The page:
In Nigeria, a Gandhi musical awes audiences, but struggles to play on
Lightyear Productions flagged off the event with “Gandhi: The Musical” and staged eight shows in Lagos over the long Eid weekend, or Barka da Sallah as it is known here.
As India readies to celebrate the 150th birth anniversary of Mahatma Gandhi on October 2 with a series of programmes, in faraway Nigeria, a local theatre group is trying its best to commemorate the occasion with a six-month festival.
Lightyear Productions flagged off the event with “Gandhi: The Musical” and staged eight shows in Lagos over the long Eid weekend, or Barka da Sallah as it is known here. The festival was supposed to include a symposium, an art exhibition, an Indo-African fashion show and a march for Chibok girls. Despite being such a unique project, the producers of “Gandhi: The Musical” are struggling for finances. Though a few corporates and individuals did come up with support, it wasn’t enough to stage all eight shows smoothly.
After the musical enthralled, moved and left people in Lagos awestruck along with high-ups at High Commission of India, the theatre group was invited to stage the show again on the International Day of Non-Violence. But the fund-crunch might put curtains on that too.
The secret of the show’s success could be the fact that the actors could relate to their characters.
“We won’t sit back. Although things are not going as per plan, we will reschedule it. We will try again next year. We will approach the corporates again in November and December so that they can allocate some funds for us in their next fiscal calendar,” said Ovosa Precious Oroye, who goes by the stage name Woody Lightyear, the founder of Lightyear Productions and the brain behind the project.
But Oroye’s eyes lit up when talking about the play. “I knew that Nigerians hardly know about Gandhi, but they love entertainment that’s why turning his story into a musical made much more sense,” he disclosed. The colourful musical was put together by a group of 60 theatre artistes from Nigeria and India. Forgetting their race and ethnicity, the team came together to celebrate the life and teachings of Mahatma Gandhi.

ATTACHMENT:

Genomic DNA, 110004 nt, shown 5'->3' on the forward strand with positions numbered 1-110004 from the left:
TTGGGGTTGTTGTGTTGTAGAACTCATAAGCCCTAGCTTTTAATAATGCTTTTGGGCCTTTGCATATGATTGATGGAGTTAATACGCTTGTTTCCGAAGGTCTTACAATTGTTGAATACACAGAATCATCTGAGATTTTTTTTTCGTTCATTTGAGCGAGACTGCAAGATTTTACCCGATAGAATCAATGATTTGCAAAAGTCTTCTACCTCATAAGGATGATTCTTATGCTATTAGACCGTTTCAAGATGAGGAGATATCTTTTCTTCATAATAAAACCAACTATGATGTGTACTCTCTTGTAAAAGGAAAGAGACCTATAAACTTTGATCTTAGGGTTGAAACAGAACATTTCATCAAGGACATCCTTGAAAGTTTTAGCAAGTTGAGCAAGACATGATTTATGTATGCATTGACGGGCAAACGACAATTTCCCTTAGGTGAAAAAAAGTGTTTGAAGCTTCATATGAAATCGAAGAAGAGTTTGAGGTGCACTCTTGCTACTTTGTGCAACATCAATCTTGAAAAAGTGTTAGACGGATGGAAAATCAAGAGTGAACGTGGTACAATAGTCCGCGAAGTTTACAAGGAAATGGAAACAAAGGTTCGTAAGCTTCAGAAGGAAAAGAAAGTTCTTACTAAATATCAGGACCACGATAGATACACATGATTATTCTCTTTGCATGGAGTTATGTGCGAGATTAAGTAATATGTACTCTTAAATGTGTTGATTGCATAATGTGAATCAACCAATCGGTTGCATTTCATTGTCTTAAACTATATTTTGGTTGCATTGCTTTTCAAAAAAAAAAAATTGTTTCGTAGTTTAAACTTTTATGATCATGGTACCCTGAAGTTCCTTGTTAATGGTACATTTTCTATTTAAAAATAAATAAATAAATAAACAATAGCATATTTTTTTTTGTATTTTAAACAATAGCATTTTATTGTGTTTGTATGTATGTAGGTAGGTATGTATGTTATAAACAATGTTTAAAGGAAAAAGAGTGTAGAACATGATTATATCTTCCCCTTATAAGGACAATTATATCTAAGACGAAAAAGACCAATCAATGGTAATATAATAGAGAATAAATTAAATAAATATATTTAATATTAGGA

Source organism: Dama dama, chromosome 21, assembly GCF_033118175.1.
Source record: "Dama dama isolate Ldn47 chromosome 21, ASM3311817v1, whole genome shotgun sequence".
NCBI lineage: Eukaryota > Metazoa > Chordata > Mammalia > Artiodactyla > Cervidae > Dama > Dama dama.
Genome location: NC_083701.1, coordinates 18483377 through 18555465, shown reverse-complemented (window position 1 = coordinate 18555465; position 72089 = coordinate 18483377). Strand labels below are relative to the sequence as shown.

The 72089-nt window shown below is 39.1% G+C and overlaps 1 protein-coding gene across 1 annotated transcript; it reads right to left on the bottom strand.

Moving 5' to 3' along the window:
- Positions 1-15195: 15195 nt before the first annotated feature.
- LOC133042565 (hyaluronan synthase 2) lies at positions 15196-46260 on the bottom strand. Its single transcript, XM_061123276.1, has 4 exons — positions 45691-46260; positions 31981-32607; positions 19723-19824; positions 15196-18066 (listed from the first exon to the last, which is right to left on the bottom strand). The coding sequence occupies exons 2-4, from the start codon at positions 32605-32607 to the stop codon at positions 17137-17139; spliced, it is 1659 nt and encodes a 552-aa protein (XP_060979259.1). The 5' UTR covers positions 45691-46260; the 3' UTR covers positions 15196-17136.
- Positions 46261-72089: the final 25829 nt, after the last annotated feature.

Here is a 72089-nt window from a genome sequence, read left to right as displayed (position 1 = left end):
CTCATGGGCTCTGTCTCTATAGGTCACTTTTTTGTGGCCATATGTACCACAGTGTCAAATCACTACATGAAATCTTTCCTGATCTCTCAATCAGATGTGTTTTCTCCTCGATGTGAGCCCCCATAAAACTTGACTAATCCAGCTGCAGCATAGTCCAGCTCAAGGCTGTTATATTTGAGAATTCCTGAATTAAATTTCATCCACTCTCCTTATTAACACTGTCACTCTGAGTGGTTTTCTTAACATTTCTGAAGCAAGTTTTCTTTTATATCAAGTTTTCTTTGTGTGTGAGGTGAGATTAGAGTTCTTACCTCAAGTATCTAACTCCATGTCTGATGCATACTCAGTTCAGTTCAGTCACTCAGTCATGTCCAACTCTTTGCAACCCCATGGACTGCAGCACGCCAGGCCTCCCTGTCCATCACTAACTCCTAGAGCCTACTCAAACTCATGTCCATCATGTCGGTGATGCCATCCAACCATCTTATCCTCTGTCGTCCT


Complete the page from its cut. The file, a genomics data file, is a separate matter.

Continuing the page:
The musical, full with songs like “Deva Shri Ganesha” and “Ae Mere Watan Ke Logon”, highlighted all the important events in Gandhi’s life from him being thrown out of a train in South Africa to him burning western clothes and the shock of the Jallianwala Bagh massacre. It captures the essence of his life while making sure the audience remains engrossed, with beautiful music, impeccable dance moves and the magic of lights.
The music has been set by composer Tenniola Owoeye along with her star singer Fawaz Oyebode.
The secret of the show’s success could be the fact that the actors could relate to their characters. “I feel very close to Gandhi. Like he didn’t differentiate between castes and religions. I come from a mixed family and I understand the meaning of equality,” said Moshood Fattah, who played the pivotal role of Mohandas Karamchand Gandhi.
While all other stage artistes were Nigerians, the Indian mother-daughter duo of Palna and eight-year-old Vaidehi Parikh too put their best foot forward. “I went for the auditions for Vaidehi as she loves singing and they asked me if I would be interested in working too. I love dancing and have been a part of the Garba group… I thought if Nigerians can do so much for our Father of Nation, I can give it a try as well,” the mother declared.
The music has been set by composer Tenniola Owoeye along with her star singer Fawaz Oyebode. “We couldn’t afford to have pronunciation slip-ups since we were expecting Indian audiences too and Palna was my go-to person any time we got stuck,” said Owoeye, who as a choral director made her musicians and singers practice constantly. “It was tough, especially singing songs in a language that we didn’t understand. But hard work paid off and the cheering crowd was a blessing,” added Oyebode.
The musical captures the essence of Gandhi’s life while making sure the audience remains engrossed, with beautiful music, impeccable dance moves and the magic of lights.
Oroye now wants to look at crowd-funding. “Gandhi’s values and teachings are still relevant if we want to reorient our values and raise awareness in peace-building activities and non-violence in tackling various problems that ail our society today.”
Charu Rishi is a former Indian journalist now based in Lagos.